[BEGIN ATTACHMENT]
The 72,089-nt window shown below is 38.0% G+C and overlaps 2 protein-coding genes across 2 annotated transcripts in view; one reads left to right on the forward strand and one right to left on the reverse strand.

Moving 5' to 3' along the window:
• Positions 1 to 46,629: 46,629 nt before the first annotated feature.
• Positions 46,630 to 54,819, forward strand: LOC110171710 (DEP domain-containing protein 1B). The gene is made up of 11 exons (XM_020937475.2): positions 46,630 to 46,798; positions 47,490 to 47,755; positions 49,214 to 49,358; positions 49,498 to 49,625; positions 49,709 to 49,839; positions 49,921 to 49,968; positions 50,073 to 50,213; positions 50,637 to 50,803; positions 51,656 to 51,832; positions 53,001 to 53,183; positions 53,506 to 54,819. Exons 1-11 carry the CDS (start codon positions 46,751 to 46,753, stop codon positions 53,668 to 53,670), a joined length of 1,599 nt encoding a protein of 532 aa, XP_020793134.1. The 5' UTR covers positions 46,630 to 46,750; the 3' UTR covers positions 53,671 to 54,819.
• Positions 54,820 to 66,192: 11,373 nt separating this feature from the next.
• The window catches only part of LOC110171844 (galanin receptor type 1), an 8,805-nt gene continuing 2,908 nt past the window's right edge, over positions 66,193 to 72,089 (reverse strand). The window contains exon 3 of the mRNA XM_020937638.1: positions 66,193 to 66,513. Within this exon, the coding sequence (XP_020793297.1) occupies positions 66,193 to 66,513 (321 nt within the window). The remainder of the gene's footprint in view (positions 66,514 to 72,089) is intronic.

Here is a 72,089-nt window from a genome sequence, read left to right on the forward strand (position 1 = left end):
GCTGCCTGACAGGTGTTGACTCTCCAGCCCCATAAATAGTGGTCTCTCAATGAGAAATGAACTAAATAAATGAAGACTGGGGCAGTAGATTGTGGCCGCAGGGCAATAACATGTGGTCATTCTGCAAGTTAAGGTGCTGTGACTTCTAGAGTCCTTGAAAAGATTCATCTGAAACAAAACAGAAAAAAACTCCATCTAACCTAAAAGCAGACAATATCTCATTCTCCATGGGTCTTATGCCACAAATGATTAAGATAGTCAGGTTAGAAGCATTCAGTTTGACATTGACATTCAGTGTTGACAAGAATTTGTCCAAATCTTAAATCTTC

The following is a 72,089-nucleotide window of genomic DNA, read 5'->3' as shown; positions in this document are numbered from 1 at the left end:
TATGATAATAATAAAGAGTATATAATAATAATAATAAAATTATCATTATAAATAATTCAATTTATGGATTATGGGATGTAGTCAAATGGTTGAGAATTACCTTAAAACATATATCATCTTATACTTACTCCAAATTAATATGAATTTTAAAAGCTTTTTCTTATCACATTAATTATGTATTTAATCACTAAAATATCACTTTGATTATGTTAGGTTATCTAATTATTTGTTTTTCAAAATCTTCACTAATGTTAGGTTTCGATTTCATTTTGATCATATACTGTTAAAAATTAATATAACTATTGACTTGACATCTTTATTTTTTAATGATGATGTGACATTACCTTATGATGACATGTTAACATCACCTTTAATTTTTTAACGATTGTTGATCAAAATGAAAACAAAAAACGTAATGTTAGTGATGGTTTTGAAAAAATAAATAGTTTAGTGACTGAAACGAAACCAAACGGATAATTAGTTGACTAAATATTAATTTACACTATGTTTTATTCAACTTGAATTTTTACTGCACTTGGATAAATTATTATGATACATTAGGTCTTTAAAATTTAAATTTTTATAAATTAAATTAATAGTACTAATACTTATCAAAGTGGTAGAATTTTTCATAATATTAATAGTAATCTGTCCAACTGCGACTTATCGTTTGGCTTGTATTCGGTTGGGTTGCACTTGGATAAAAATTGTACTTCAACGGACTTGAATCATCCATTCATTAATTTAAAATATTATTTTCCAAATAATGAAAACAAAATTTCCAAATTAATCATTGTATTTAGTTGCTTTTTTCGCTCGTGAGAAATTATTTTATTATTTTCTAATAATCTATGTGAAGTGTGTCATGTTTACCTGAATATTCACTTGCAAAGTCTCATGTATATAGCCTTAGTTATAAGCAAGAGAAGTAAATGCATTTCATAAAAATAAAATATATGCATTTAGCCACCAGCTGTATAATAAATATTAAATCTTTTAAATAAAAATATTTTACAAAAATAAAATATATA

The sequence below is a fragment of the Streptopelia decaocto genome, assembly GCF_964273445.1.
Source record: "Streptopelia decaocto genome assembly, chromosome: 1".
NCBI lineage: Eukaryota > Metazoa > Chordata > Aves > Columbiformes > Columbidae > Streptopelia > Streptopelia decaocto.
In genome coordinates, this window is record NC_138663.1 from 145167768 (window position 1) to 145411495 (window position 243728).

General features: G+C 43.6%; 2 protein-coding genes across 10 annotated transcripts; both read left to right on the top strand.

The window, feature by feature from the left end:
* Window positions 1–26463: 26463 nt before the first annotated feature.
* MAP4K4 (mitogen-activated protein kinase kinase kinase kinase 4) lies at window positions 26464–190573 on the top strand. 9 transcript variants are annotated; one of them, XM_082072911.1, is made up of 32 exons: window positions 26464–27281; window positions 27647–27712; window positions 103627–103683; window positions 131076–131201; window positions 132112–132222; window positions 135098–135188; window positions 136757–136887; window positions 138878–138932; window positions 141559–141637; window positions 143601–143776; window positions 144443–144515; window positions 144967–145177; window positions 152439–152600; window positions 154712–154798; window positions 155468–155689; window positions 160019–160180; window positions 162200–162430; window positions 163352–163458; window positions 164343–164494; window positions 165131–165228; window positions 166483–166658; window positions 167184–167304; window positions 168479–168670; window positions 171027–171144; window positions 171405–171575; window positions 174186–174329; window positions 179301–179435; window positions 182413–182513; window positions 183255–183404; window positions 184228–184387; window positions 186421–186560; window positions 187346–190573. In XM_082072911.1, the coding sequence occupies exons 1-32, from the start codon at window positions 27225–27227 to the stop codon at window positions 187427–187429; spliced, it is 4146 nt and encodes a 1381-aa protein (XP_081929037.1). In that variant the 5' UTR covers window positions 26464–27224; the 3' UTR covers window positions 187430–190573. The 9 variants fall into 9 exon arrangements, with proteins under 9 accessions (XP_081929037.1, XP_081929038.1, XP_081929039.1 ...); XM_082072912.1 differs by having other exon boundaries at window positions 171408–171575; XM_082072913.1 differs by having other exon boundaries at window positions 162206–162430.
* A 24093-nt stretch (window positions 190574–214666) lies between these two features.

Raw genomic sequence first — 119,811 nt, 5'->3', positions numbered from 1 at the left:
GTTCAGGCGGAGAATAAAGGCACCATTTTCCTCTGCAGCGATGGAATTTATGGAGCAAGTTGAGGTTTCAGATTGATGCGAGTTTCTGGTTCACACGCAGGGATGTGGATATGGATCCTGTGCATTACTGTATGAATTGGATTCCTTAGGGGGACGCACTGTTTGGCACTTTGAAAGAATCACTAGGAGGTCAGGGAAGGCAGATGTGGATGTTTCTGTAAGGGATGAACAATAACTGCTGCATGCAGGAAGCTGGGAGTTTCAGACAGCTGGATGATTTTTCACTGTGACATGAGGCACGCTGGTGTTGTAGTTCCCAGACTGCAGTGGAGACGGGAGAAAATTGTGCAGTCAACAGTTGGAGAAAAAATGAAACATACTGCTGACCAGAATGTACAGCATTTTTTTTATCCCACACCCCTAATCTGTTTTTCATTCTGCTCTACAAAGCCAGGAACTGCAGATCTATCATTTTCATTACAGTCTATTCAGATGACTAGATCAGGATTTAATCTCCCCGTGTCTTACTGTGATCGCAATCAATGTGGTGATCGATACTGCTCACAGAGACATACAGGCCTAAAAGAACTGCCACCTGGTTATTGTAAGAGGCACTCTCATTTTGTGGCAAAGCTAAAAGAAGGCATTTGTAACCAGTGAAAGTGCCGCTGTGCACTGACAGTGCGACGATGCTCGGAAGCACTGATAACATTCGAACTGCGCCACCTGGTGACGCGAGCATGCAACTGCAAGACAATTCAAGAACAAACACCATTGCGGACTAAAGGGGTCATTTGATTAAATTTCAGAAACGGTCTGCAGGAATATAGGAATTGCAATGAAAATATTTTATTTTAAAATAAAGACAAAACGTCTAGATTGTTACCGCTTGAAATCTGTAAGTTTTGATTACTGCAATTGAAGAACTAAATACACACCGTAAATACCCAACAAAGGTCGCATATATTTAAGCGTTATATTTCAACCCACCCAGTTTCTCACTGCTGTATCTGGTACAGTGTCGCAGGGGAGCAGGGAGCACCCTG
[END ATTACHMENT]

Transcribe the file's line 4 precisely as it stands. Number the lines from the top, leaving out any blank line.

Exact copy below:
• Positions 46,630 to 54,819, forward strand: LOC110171710 (DEP domain-containing protein 1B). The gene is made up of 11 exons (XM_020937475.2): positions 46,630 to 46,798; positions 47,490 to 47,755; positions 49,214 to 49,358; positions 49,498 to 49,625; positions 49,709 to 49,839; positions 49,921 to 49,968; positions 50,073 to 50,213; positions 50,637 to 50,803; positions 51,656 to 51,832; positions 53,001 to 53,183; positions 53,506 to 54,819. Exons 1-11 carry the CDS (start codon positions 46,751 to 46,753, stop codon positions 53,668 to 53,670), a joined length of 1,599 nt encoding a protein of 532 aa, XP_020793134.1. The 5' UTR covers positions 46,630 to 46,750; the 3' UTR covers positions 53,671 to 54,819.